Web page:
The Hong Kong cycling scene has always brought pride to the Hong Kong people. Lee Wai-sze, who recently returned victorious from Tokyo after winning the second bronze medal of her Olympic career, has brought the Hong Kong people nothing but happiness and joy. Vivian Ma is another extraordinary Hong Kong cycling talent. She has achieved outstanding results for the Hong Kong team in international competitions such as the 2018 Asian Games in Indonesia. Channel 823 was honoured to sit down for an exclusive interview with her to learn more about her fateful encounter with the sport.
Steering Onto a Different Path
Although Vivian has been fond of cycling since she was little, she got her start in the sport in a rather ordinary way. Vivian’s first proper training on wheels was in fact strapped into a pair of roller skates while her younger sister trained on a bicycle. At the time, her father had to drive her and her sister to separate training venues far apart from each other. “My mom thought, why not have the two of us train together so we don’t have to be dropped off in completely different places,” Vivian recalled. Just like that, Vivian’s path to professional cycling was kick-started.
Becoming a professional cyclist was not something that crossed Vivian’s mind until her first year in university. One day, out of the blue, Vivian received a call from Shen Jinkang, Head Coach of the Hong Kong Track Cycling Team. “Have you thought about how far you can make it in a professional cycling career?” the coach asked. This question made Vivian, who hated losing, ponder the possibilities. Vivian thought to herself that if a coach of Coach Shen’s calibre was willing to give her a chance, why not commit two or four years while still young and see how far she could go. Determined, Vivian took a break from university and put herself on track to become a professional cyclist.
Vivian was quick to adapt to her life as a professional athlete. Racing frequently overseas and living on her own in a dormitory in Hong Kong made her independent in the blink of an eye. “The training regimen of the Hong Kong Cycling Team was rigorous and stressful. Because my older teammates had already accomplished a lot, I could not afford to be lax,” she said. Vivian added that the Hong Kong Track Cycling Team has a wealth of resources, including a strong support team when competing overseas. In addition, the training and racing experience of her older teammates served as a valuable reference when she was new to the team – and Vivian did not disappoint. Alongside her teammates Lee Wai-sze and Li Yin-yin, Vivian won silver in the team sprint at the 2018 Asian Games.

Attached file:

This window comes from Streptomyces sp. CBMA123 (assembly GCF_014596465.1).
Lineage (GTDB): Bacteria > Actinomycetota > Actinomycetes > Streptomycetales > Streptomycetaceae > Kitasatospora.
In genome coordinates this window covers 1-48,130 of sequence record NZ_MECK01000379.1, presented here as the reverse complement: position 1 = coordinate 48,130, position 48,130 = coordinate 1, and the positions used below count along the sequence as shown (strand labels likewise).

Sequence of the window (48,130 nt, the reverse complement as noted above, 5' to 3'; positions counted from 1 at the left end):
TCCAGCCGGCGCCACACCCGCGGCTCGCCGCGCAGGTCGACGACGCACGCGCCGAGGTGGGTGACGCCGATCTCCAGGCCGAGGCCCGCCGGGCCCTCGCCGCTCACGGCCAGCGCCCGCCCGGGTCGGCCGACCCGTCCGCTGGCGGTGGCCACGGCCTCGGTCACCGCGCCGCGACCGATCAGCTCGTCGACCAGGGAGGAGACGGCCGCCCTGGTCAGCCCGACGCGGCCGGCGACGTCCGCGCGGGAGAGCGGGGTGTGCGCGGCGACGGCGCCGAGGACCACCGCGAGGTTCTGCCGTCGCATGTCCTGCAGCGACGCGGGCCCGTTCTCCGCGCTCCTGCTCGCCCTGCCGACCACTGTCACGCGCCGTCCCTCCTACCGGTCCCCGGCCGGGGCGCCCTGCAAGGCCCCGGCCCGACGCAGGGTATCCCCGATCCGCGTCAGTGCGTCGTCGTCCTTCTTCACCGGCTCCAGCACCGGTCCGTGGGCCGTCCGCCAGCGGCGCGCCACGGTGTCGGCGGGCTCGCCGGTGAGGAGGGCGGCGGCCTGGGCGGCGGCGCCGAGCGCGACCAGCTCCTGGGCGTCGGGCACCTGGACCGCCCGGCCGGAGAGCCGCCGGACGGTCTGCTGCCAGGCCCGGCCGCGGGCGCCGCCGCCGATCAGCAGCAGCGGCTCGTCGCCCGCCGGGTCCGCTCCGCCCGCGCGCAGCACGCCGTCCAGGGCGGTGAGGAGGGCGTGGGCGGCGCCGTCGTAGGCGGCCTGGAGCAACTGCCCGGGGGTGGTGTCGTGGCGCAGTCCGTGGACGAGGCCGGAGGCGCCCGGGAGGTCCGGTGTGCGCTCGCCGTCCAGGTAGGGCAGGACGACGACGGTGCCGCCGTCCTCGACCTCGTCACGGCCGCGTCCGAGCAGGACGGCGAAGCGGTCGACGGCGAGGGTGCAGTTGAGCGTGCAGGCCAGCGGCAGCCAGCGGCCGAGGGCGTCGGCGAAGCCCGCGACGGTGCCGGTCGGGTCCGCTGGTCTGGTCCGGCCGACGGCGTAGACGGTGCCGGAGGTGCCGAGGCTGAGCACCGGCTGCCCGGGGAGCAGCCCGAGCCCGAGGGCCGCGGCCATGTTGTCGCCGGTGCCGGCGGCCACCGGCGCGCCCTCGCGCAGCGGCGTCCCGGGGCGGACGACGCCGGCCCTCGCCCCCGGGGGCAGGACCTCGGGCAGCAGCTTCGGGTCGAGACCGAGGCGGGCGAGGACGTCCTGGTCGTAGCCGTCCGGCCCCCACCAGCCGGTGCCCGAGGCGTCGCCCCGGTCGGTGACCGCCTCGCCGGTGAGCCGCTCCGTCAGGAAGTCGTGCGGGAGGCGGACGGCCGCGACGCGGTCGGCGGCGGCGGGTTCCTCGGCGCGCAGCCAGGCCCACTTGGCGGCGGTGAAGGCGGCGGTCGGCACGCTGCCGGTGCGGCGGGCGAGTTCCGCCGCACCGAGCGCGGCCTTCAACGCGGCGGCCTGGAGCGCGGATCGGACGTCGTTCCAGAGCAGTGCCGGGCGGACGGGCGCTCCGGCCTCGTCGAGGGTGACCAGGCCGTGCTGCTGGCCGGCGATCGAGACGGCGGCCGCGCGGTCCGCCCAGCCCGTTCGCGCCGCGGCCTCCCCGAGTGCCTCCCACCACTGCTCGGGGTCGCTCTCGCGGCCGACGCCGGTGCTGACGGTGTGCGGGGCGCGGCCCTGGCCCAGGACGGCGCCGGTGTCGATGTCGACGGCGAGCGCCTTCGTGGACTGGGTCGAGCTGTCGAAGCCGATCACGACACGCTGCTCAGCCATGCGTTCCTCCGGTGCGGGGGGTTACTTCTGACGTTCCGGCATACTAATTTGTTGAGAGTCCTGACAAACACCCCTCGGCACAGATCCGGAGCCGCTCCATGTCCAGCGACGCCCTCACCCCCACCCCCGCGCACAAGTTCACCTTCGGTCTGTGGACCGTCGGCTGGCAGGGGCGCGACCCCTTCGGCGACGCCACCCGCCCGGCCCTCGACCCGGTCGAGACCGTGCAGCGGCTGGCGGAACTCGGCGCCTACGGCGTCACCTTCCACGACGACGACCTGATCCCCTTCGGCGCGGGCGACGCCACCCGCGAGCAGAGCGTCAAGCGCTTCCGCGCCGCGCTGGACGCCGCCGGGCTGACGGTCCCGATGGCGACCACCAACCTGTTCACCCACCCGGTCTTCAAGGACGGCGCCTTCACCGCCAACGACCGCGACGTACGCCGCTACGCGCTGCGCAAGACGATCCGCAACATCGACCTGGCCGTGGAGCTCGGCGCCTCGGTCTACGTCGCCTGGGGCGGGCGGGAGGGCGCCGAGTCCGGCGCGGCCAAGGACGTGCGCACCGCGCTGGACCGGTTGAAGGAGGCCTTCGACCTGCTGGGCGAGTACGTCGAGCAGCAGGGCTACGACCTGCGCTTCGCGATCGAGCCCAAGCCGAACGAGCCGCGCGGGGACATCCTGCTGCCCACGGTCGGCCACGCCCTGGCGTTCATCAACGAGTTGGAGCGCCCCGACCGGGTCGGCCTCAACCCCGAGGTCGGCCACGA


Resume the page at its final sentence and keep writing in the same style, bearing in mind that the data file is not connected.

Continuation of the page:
Although Vivian decided to retire in 2019 and return to university, cycling remains a part of her daily life. “Cycling has become a habit,” she said. The retired athlete now cycles once or twice per week to train her cardiorespiratory fitness and to maintain a healthy lifestyle.
Making Cycling Mainstream Would Be a Dream Come True
As a former Hong Kong Cycling Team member, Vivian hopes that cycling can become an even more popular sport in Hong Kong, and she believes this should start by encouraging more children to gain exposure to and get involved with cycling. For example, piloting cycling programmes in school and initiating more inter-school and intra-school competitions could help nurture children’s interest in cycling. The Hong Kong Cycling Team’s recent accomplishments in the international scene also helped garner interest in the sport.
In line with this idea, Vivian was proud to take part in the recent Tour de LINK at TKO Spot, where she competed for top rider in the district and helped promote the pursuit of healthier bodies, minds and spaces across Hong Kong. As a final important point, Vivian would like to remind everybody that although cycling is easy to learn and great for fitness, no matter if it is done indoors or outdoors, if you decide to cycle outdoors, remember to wear a helmet properly and master the basics such as turning and braking. “As a road user, it’s important to be conscious of the safety of other road users as well,” she stressed. By being mindful of road safety and taking responsibility for the safety of yourself and others, you, too, can make cycling an enjoyable and healthy part of your life.